Oct. 11, 2014

Extroverts often incorrectly assume that introverts are suffering. Introverts internalize problems; we like to take things inside and work on them there. Extroverts prefer to externalize and deal with problems interactively. Because of this difference, introverts may seem psychologically burdened, while extroverts spread the burden around and seem healthier — from an extroverted standpoint.

But note that I said introverts like to take problems inside. Sure, an introvert can overdo it, but so can the extrovert who feels compelled to express every unresolved thought or emotion. The former gets depressed or anxious and goes to therapy; the latter sends others to therapy.

Laurie A. HelgoeIntrovert Power: Why Your Inner Life Is Your Hidden Strength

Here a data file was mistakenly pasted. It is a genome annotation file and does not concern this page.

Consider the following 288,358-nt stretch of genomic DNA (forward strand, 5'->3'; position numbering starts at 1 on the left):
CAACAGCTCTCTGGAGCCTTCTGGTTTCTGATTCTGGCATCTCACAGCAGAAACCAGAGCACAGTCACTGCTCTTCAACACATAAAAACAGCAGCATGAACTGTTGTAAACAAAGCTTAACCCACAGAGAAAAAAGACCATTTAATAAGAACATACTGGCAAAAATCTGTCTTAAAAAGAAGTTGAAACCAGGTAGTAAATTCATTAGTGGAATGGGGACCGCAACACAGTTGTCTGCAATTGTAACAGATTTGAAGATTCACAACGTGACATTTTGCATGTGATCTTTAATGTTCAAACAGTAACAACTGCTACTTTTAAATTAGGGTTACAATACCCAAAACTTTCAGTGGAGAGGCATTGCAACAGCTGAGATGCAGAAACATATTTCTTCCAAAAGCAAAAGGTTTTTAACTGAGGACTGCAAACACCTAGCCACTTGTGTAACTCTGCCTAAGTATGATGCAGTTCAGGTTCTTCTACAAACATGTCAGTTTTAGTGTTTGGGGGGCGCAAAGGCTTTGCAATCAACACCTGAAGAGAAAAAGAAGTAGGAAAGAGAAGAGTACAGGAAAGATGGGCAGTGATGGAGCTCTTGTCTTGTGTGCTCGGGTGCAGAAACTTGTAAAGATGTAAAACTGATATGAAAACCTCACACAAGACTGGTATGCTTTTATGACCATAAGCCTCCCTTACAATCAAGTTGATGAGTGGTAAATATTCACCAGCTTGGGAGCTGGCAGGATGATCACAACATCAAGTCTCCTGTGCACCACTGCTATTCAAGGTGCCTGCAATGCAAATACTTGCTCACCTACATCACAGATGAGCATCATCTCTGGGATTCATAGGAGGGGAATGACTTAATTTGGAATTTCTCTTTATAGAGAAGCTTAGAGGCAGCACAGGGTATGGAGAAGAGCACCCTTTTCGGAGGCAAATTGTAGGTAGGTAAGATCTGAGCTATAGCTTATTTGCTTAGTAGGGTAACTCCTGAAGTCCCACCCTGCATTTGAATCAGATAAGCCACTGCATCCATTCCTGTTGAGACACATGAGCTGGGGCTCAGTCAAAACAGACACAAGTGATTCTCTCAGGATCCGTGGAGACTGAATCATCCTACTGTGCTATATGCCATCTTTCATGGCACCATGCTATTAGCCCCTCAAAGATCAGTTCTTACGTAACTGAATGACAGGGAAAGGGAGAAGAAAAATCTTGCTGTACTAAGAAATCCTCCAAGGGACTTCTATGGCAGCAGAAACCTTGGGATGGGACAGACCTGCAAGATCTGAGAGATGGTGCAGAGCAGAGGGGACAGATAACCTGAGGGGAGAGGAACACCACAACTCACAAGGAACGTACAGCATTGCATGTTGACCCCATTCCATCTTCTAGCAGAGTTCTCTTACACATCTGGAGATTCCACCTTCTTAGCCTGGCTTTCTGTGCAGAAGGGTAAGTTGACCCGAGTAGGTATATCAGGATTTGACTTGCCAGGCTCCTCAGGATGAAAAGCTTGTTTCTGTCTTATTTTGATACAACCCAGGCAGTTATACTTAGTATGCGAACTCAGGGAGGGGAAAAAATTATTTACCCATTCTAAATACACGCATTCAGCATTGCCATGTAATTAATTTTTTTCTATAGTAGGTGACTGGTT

Image Credit: We Heart It

 

Jenn Granneman is the founder of IntrovertDear.com and the author of The Secret Lives of Introverts: Inside Our Hidden World. She also cohosts The Introvert, Dear Podcast and blogs for Psychology Today. For most of her life, Jenn felt weird, different, and out of place because of her quiet ways. She writes about introversion because she doesn’t want other introverts to feel the way she did.